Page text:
USC Marshall Application Essays 2020-21
- What is your specific, immediate short-term career goal upon completion of your MBA? Please include an intended position, function, and industry in your response. (word limit: 100)
- Please draft a letter that begins with “Dear Admissions Committee” (word limit: 600) This letter is meant to be your personal statement that provides the Admissions Committee with an understanding of your candidacy for Marshall beyond what is evident in other parts of your application. This essay is purposely open-ended. You are free to express yourself in whatever way you see fit. Our goal is to have an appreciation for and an understanding of each candidate in ways that are not captured by test scores, grades, and resumes.
USC Marshall Winning Sample Essays – 1
Marshall Essay 1 (Required) – What is your specific, immediate short-term career goal upon completion of your MBA? Please include an intended position, function, and industry in your response. (word limit: 100)
I have been associated with Unilever for more than five years now. Unilever has given me the opportunity to work across diverse functions of supply chain varying from an operation-oriented role to a long-term strategy-oriented role.
Working on business strategy has been extremely exciting and that’s why, post MBA, I wish to transition into a strategy consulting role with the CPG arm of consulting firms like McKinsey, Bain, BCG. In the long run I aspire to become the CEO of a CPG firm and follow in the footsteps of Ms. Indra Nooyi (ex-CEO PepsiCo.) who has been my lifelong inspiration.
Marshall Essay 2 (Required) – Please draft a letter that begins with “Dear Admissions Committee” (word limit: 600) This letter is meant to be your personal statement that provides the Admissions Committee with an understanding of your candidacy for Marshall beyond what is evident in other parts of your application. This essay is purposely open-ended. You are free to express yourself in whatever way you see fit. Our goal is to have an appreciation for and an understanding of each candidate in ways that are not captured by test scores, grades, and resumes.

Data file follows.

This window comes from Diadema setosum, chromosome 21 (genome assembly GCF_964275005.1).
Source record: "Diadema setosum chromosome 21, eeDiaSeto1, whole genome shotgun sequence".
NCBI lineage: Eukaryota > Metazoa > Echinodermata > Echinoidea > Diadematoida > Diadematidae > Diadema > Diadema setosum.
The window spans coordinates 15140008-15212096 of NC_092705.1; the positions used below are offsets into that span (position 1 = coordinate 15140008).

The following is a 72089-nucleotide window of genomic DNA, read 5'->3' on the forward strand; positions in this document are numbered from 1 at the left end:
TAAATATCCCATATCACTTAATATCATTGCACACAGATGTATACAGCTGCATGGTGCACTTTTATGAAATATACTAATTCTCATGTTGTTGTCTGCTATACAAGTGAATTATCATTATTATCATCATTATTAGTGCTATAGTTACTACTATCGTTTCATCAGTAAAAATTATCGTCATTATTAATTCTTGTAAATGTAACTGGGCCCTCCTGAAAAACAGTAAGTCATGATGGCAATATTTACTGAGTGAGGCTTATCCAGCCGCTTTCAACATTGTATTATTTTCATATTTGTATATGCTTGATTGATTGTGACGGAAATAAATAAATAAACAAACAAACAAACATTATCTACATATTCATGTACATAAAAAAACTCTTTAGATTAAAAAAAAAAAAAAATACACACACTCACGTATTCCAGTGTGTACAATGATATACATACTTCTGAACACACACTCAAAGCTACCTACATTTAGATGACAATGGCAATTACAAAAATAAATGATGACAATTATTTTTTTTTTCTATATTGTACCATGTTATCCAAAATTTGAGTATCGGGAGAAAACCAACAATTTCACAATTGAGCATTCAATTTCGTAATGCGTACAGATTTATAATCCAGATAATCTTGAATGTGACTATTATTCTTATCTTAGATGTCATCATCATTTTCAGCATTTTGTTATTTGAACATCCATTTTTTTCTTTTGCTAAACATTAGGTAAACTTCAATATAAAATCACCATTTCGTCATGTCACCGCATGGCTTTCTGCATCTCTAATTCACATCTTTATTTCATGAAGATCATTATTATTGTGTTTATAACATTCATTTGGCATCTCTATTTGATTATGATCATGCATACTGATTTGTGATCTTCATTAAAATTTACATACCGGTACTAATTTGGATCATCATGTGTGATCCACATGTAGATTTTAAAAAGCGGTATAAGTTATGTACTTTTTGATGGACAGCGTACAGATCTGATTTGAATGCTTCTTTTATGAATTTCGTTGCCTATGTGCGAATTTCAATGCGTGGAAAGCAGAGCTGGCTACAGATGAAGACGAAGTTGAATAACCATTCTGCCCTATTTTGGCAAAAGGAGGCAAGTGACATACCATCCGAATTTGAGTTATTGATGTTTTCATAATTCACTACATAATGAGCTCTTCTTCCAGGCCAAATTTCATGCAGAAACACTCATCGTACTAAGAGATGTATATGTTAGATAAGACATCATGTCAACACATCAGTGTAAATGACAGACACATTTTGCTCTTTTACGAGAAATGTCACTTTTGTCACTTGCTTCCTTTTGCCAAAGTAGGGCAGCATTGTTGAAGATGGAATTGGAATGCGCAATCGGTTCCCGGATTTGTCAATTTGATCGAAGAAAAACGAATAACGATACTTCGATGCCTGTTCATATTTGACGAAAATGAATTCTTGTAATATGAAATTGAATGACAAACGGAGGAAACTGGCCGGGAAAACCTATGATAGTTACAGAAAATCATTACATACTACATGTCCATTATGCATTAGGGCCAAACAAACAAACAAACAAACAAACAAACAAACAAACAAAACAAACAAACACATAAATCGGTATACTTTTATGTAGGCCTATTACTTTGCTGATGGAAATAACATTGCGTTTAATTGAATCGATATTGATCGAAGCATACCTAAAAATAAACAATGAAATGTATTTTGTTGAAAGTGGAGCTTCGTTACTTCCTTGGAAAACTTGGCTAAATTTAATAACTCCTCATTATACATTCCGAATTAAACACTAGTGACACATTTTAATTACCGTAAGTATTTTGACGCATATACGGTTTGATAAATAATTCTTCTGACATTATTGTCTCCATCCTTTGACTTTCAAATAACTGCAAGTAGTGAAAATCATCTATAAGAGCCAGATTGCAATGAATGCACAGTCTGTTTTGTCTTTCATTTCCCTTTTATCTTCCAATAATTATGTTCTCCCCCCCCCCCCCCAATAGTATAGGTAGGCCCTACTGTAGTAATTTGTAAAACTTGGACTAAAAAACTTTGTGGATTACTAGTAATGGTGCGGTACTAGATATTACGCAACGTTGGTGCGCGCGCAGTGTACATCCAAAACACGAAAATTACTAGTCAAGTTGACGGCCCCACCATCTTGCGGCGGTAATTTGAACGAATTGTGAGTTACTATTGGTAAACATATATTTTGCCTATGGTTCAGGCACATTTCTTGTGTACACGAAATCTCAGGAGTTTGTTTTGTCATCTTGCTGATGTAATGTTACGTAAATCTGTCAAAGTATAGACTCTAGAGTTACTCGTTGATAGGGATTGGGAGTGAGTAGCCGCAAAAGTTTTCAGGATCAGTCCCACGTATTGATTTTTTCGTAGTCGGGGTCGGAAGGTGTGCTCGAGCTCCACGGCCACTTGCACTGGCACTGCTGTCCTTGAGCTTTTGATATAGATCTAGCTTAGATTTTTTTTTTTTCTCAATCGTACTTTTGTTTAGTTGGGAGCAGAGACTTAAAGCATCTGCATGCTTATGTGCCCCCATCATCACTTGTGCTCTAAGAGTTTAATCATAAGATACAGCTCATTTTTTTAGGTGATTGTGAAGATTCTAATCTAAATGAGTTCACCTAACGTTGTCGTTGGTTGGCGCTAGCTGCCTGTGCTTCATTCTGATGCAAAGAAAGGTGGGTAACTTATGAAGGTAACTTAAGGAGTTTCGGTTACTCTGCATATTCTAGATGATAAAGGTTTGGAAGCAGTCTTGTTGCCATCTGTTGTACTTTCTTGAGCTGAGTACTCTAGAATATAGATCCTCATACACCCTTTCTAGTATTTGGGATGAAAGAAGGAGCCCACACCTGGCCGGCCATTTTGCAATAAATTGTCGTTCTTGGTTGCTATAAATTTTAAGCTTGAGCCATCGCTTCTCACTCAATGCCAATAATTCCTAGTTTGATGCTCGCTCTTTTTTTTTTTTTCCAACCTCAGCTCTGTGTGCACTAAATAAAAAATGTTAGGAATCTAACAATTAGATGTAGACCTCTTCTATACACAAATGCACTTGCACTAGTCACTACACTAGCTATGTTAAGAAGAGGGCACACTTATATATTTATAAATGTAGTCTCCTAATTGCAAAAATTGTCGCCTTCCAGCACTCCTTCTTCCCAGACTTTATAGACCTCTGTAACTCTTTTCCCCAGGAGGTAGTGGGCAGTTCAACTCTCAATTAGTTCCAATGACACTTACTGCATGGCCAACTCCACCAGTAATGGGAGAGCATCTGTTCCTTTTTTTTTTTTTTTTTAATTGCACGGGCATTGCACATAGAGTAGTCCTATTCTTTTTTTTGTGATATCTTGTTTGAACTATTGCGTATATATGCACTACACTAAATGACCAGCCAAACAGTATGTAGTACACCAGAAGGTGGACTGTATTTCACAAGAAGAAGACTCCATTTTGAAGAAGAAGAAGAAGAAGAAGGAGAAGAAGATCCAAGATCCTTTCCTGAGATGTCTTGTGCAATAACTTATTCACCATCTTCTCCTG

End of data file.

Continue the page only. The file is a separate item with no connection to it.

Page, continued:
Dear Admissions Committee,
I believe, we are the sum-total of our experiences and the experiences that have defined me as a person can be expressed in a nutshell by the following two narrations:
1) “Adversities cause some men to break, and others to break records” – William Aurthur Ward.
I am glad the latter happened with me and I am proud of defying the stereotypes for an Indian girl and braving the adversities that came my way.
I was born into an extremely conservative family as a girl and my aspirations to pursue undergraduate education antagonized many elders. My family was saving more money for my marriage than for my education. My father was my only supporter in my pursuit of higher education and due to his support, I was able to dream big for myself.
But as fate would have it, a few months before my undergraduate admissions I lost my father. His untimely demise created a huge void both psychologically and financially. Under an assistance program, the government offered me an entry level employment opportunity and everyone in my family pressured me to take up the job and get married to reduce the financial burden on my family. Even the funds my father saved up for my education had to be reprioritized to meet our daily essential needs. This was one of the most challenging times of my life as it seemed like my dreams were crashing down.
Our dire circumstances motivated me to make something of myself so that my family would never have to feel helpless. I secured an admission in one of the best engineering colleges in India with a scholarship, which helped me convince my family to pursue my dreams. Fast forward 4 years, I was amongst the top performing graduates in my class and amongst the first to receive a great job offer from Unilever. I blazed the trail for a new journey for my family, becoming the first woman in my family to have a professional career and an undergraduate degree. Having inspired my cousins, I support 2 of them financially to help them achieve their dreams.
2) “Dance is the hidden language of the soul.” – Martha Graham
I’ve always resonated with this quote, ever since I was a kid, dance has been my passion and has had a therapeutic effect on me. However, my family disapproved of this interest as they considered it a distraction and unrepresentative of a cultured woman. Let alone joining dance classes, I wasn’t even allowed to learn it by myself.
When I stepped out of their shadows of my family to pursue my undergrad, I utilized my newfound freedom to reconnect with my passion for dancing as well. I joined the choreography club and regularly attended dance sessions. My love for the art form taught me much more than the art itself. Through dance, I’ve learned that grace requires practice; synchrony needs teamwork; and perfection entails dedication. Furthermore, dance allowed me to connect with people and learn from their experiences. My love for dance enabled me to become the one of the lead dancers to represent the university in dance competitions and win awards for my alma mater.
During my final year, my family came to watch my performance. The admonishments from my childhood came back to me before walking up on stage. The thunderous applause that followed my performance was my answer. At that moment, I hoped they had forgiven my adamance and accepted my love for the art form.
I look forward to bringing this passion to Marshall and introducing my peers to the wonders and magic of dance.